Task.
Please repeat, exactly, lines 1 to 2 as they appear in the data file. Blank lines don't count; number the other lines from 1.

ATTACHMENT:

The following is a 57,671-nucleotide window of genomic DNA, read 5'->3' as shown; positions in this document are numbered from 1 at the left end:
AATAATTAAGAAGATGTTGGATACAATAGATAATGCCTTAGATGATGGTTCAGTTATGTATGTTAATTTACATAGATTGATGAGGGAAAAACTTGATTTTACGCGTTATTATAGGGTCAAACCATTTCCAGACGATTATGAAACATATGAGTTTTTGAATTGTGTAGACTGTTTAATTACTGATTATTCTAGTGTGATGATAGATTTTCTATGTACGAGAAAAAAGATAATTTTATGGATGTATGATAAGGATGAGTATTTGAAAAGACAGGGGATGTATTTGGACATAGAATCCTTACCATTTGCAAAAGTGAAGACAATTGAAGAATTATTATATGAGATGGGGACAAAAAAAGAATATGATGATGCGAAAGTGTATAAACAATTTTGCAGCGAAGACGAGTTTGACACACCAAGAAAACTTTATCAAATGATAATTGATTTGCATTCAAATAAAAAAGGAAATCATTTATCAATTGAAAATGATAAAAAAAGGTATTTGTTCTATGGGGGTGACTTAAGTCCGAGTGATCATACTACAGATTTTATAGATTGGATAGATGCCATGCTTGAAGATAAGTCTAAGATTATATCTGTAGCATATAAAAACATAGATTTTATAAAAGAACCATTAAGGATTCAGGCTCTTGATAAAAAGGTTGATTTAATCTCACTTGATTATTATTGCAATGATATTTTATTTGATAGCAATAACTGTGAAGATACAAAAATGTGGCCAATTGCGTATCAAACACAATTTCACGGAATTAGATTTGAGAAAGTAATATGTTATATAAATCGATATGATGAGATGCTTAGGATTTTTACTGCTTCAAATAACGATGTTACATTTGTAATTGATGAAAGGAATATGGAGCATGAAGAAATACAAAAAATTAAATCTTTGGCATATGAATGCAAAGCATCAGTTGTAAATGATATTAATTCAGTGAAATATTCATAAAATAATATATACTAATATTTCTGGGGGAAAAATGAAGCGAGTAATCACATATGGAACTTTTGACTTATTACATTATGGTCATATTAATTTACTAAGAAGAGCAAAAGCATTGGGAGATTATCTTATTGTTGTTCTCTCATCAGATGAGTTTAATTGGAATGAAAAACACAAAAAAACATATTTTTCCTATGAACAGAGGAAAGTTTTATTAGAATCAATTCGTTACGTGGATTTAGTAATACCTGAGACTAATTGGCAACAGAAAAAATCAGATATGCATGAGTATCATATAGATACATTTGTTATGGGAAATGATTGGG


The following is a 57,671-nucleotide window of genomic DNA, read 5'->3' as shown; positions in this document are numbered from 1 at the left end:
AATAATTAAGAAGATGTTGGATACAATAGATAATGCCTTAGATGATGGTTCAGTTATGTATGTTAATTTACATAGATTGATGAGGGAAAAACTTGATTTTACGCGTTATTATAGGGTCAAACCATTTCCAGACGATTATGAAACATATGAGTTTTTGAATTGTGTAGACTGTTTAATTACTGATTATTCTAGTGTGATGATAGATTTTCTATGTACGAGAAAAAAGATAATTTTATGGATGTATGATAAGGATGAGTATTTGAAAAGACAGGGGATGTATTTGGACATAGAATCCTTACCATTTGCAAAAGTGAAGACAATTGAAGAATTATTATATGAGATGGGGACAAAAAAAGAATATGATGATGCGAAAGTGTATAAACAATTTTGCAGCGAAGACGAGTTTGACACACCAAGAAAACTTTATCAAATGATAATTGATTTGCATTCAAATAAAAAAGGAAATCATTTATCAATTGAAAATGATAAAAAAAGGTATTTGTTCTATGGGGGTGACTTAAGTCCGAGTGATCATACTACAGATTTTATAGATTGGATAGATGCCATGCTTGAAGATAAGTCTAAGATTATATCTGTAGCATATAAAAACATAGATTTTATAAAAGAACCATTAAGGATTCAGGCTCTTGATAAAAAGGTTGATTTAATCTCACTTGATTATTATTGCAATGATATTTTATTTGATAGCAATAACTGTGAAGATACAAAAATGTGGCCAATTGCGTATCAAACACAATTTCACGGAATTAGATTTGAGAAAGTAATATGTTATATAAATCGATATGATGAGATGCTTAGGATTTTTACTGCTTCAAATAACGATGTTACATTTGTAATTGATGAAAGGAATATGGAGCATGAAGAAATACAAAAAATTAAATCTTTGGCATATGAATGCAAAGCATCAGTTGTAAATGATATTAATTCAGTGAAATATTCATAAAATAATATATACTAATATTTCTGGGGGAAAAATGAAGCGAGTAATCACATATGGAACTTTTGACTTATTACATTATGGTCATATTAATTTACTAAGAAGAGCAAAAGCATTGGGAGATTATCTTATTGTTGTTCTCTCATCAGATGAGTTTAATTGGAATGAAAAACACAAAAAAACATATTTTTCCTATGAACAGAGGAAAGTTTTATTAGAATCAATTCGTTACGTGGATTTAGTAATACCTGAGACTAATTGGCAACAGAAAAAATCAGATATGCATGAGTATCATATAGATACATTTGTTATGGGAAATGATTGGG